Higher interest rates mean you can make more money with cash. Here’s how

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Not long ago, it was common to earn low returns on cash – less than 1%.

But that changed after the Federal Reserve launched a series of interest rate hikes to curb inflation. Now investors may be earning up to 5% or more interest on their savings – the most they have earned in about 15 years.

“What I hear from advisors these days is the phrase, ‘This is real money now,'” said Michael Halloran, head of partnerships and business development at MaxMyInterest, a company that works with advisors and consumers to find the best interest rates on cash .

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According to Heather Ettinger, president of Fairport Wealth in Cleveland, Ohio, cash played a minor role in client discussions when interest rates were low.

“When I look at these numbers, I think to myself, ‘Wow, it’s not so bad to be sitting on some money,'” Ettinger said.

The more cash you have, the higher the interest rates can be.

Investors with portfolios of $1.5 million or $2 million could hold up to $300,000 or $400,000 in cash, Halloran noted. At 5%, that can bring in $25,000 to $30,000 per year. Over 10 years, that could add up to $300,000, he said.

Even more modest amounts of cash can still provide a meaningful return. A $50,000 cash reserve earning 5% interest would result in $2,500 in interest income over the course of a year, noted Steve Stelljes, president of client services at The Colony Group, which has offices in several states.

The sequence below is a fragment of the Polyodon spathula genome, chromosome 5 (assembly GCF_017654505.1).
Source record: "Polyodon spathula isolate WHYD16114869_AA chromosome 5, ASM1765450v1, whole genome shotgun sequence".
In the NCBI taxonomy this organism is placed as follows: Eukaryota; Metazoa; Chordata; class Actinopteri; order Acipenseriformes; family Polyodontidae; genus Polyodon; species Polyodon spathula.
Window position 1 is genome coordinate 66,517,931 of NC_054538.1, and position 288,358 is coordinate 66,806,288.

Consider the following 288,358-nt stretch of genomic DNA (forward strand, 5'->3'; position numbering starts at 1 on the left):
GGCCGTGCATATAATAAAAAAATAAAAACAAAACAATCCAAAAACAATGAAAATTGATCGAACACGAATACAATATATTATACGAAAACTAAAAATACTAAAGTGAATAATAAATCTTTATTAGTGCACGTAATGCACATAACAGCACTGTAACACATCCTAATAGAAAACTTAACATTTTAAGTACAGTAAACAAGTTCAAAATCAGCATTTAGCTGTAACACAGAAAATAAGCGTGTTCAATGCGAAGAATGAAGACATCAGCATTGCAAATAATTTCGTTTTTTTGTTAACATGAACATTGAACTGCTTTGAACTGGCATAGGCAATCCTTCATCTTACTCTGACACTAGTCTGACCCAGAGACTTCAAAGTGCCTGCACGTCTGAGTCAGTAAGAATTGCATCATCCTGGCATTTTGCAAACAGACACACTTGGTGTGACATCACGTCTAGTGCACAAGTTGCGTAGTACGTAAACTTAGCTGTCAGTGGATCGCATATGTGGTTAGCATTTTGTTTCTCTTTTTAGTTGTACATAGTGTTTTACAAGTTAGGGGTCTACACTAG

“Almost all of the money is in the wrong place”

But all savers are prone to the same mistake: they don’t invest their money in accounts that provide the best return.

Only one in five savers did it competitive interest rates of 3% or more on their cash, according to a Bankrate survey earlier this year.

Only 31% of those with incomes of $100,000 or more earned at least 3% on their cash.

Mistake 1: Not looking for the best prices

While many savers know they can get better interest on their money, it’s very easy to do nothing.

“Inertia is one of nature’s most powerful forces,” said Tim Harrington, certified financial planner and founder of Longview Financial Advisors based in San Rafael, California.

Harrington said he tries to explain to savers who hold large balances in low-interest-rate accounts that they lose purchasing power over time.

While a brick-and-mortar bank might offer 0.25% interest on savings, inflation is at 3.2%, according to the latest Consumer Price Index data.

“You should look around,” Harrington said.

Mistake 2: Having too much cash

Error 3: Insufficient FDIC coverage

https://www.cnbc.com/2023/09/10/higher-interest-rates-mean-you-can-earn-more-money-on-cash-heres-how.html Higher interest rates mean you can make more money with cash. Here’s how


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